Also, it forces the FAA to acknowledge that people will be requesting permits for private commercial spaceflight, and that the U.S. Congress is expecting these permits to be issued unless there is a very serious and grave reason for them not to be issued. At the moment it is more like you may be issued a permit for spaceflight, if and only if you have greased your local congressmen, prayed to the proper gods, and just plain dumb luck has come down on you like the fairy godmother from Cinderella. Basically, the permit is there only to suggest it is possible in theory, but in actual practice it may never get issued.

Re:This is nonsense (1, Informative)

Anonymous Coward | more than 9 years ago | (#10857889)

Perhaps you didn't notice that half the battle for the X-Prize contestants was getting government approval to fly.

When they got approval, the gov't said "ok, you can fly, but not with paying passengers."

I agree that it should be as you say, but the U.S. isn't that free of a country anymore.

free space! (0)

Anonymous Coward | more than 9 years ago | (#10857779)

Throughout the whole spaceship one story, I've been constantly thinking about Free Space. [amazon.com]

The government doesn't want private spaceflight because all the people would just as soon leave the planet to escape taxation. I know I would.

Re:free space! (1)

320mb (590888) | more than 9 years ago | (#10858119)

all the people would not be able to leave, only the rich morons.......like that bozo from nsync .......who was supposed to take a ride on the russian ship........I can think of better things to do with 12 million dollars.....

Re:free space! (0)

Anonymous Coward | more than 9 years ago | (#10860784)

Just wait, and it'll become affordable for the little guy, too. There's a reason why the poor today in some respects live better than kings did centuries ago.

Re:free space! (0)

Anonymous Coward | more than 9 years ago | (#10862233)

you know... it's like...... sometimes.... a single period can be sufficient.... to end your sentences.

Good! (1)

zogger (617870) | more than 9 years ago | (#10858544)

Great! I hope they move it lock stock and barrel out of the United States to some nation that has some vision and some nads. Like Brazil perhaps. I also hope that software production gets moved to places without IP patents. I hope this gets raked through the news up and down sideways to show the US people what complete ridiculous incompetent morons they have that they keep voting for,cycle after cycle as they get brainwashed into "not wasting their votes" and what has really happened to the government. The US federal government is primarily concerned with imperialist warfare, protecting the profits of entrenched monopolies and the 1% uber millionaire/billionaire class, and perpetuating and expanding their own bloated governmental bureaucracy. The more they do things like this, the quicker we might see honest constructive change, even if it gets ugly for awhile.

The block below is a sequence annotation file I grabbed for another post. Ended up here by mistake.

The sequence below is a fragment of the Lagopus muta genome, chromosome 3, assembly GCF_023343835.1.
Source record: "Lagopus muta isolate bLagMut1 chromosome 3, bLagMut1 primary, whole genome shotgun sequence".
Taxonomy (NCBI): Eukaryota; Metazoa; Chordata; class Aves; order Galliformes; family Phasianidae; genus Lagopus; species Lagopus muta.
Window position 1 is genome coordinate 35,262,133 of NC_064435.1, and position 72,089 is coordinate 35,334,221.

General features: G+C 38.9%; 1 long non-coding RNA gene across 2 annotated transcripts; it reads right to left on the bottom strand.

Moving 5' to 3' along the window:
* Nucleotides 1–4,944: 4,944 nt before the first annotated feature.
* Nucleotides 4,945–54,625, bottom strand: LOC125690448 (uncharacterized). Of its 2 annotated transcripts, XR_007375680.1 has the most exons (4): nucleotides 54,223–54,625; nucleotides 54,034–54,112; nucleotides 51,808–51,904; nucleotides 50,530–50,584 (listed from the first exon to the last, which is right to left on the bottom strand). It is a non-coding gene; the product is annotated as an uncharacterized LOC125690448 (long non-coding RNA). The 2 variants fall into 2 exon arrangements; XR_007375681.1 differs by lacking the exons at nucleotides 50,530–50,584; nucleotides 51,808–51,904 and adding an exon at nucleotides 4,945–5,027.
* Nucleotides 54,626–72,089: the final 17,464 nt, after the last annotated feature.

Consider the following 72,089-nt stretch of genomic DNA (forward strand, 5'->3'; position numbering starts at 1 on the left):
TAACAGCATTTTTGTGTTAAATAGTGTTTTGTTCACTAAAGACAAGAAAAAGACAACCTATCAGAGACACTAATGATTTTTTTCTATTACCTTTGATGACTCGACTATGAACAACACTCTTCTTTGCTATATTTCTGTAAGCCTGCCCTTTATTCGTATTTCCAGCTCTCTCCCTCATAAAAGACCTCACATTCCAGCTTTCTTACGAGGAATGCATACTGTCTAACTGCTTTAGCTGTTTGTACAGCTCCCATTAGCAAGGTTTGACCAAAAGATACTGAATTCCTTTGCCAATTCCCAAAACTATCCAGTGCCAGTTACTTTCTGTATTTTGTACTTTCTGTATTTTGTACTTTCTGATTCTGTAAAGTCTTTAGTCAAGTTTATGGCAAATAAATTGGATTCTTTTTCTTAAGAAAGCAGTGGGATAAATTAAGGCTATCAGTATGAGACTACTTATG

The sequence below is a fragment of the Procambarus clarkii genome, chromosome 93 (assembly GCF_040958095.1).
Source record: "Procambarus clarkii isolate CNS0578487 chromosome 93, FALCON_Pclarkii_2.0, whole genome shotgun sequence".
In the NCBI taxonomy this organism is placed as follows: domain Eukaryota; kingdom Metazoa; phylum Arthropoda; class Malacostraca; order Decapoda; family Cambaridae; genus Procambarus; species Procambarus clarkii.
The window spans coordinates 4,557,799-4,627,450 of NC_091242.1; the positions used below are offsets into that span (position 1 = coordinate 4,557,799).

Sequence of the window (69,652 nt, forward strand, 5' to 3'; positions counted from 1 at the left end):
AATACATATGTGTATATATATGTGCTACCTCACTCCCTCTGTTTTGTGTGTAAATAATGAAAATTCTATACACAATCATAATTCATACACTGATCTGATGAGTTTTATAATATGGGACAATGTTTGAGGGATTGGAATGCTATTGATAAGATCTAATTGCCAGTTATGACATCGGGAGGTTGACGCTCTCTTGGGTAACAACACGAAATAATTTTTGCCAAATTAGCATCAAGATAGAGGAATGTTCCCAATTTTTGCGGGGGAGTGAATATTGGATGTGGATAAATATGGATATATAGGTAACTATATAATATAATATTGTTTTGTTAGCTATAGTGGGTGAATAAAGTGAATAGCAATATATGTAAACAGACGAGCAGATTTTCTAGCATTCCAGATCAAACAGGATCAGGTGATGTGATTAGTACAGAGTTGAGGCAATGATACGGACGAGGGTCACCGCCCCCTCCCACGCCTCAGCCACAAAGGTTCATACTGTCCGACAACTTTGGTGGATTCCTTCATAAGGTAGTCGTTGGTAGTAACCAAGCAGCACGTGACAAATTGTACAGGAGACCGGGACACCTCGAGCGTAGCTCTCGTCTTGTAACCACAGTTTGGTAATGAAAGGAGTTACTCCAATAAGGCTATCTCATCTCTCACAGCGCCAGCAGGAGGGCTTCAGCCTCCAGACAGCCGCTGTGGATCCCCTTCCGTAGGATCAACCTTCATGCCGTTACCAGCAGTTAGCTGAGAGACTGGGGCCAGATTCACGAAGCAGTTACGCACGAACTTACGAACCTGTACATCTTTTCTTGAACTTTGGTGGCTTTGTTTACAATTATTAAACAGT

Re:Good! (0)

Anonymous Coward | more than 9 years ago | (#10880773)

Yah, I voted for Perot, too.

We live in the most litigious society ever, where only lawyers understand all the implications. We need a new frontier (sorry, Kirk, but cliches are sometimes useful) where innovation and lawlessness can erode our entrenched bureaucratic sense of self preservation.

But them entrenched monopolies are gonna be a bitch to circumnavigate unless and until they (the ubiquitous and undefinable "they") realize without such a danger and challenge our society (and their money) are doomed.

OK, maybe that was pathetically hysterical, but ask any Roman you happen to see...

From a more recent article: (2, Informative)

FleaPlus (6935) | more than 9 years ago | (#10869665)

If any of you vote in Minnesota, you may want to call up Jim Oberstar (D-Minn) and voice your concerns...

From here [msn.com]:

The Republican leadership tried to push the bill through by suspending the chamber's rules through a voice vote, but Rep. Jim Oberstar, D-Minn. -- who voiced firm opposition to the bill on safety grounds -- called for a yea-and-nay breakdown and noted that a quorum was not present. That stymied the GOP's procedural maneuver, and further action was postponed.

The bill's sponsor, Rep. Dana Rohrabacher, R-Calif., argued during the 40-minute debate that new legislation was needed to resolve the Federal Aviation Administration's role in regulating piloted suborbital space launches, and that the FAA would be able to step in if a spacecraft was found to be unsafe for the crew or passengers. Oberstar, on the other hand, believes that the bill is too lax in that regard, and that the FAA would have to stand by until someone is killed or gravely injured.

Rohrabacher said failure to act could drive the infant suborbital space travel industry out of the country. "Don't strangle this industry and drive these entrepreneurs offshore," he pleaded.

Re:From a more recent article: (1)

geoffspear (692508) | more than 9 years ago | (#10925349)

Yeah, how dare a Congressman try to prevent the other party from making laws when most of Congress isn't even around? I don't care what position a bill is taking; if it can't be passed under normal congressional procedure it's just pushing us one step closer to an oligarchy ruled by 4 or 5 top Republicans.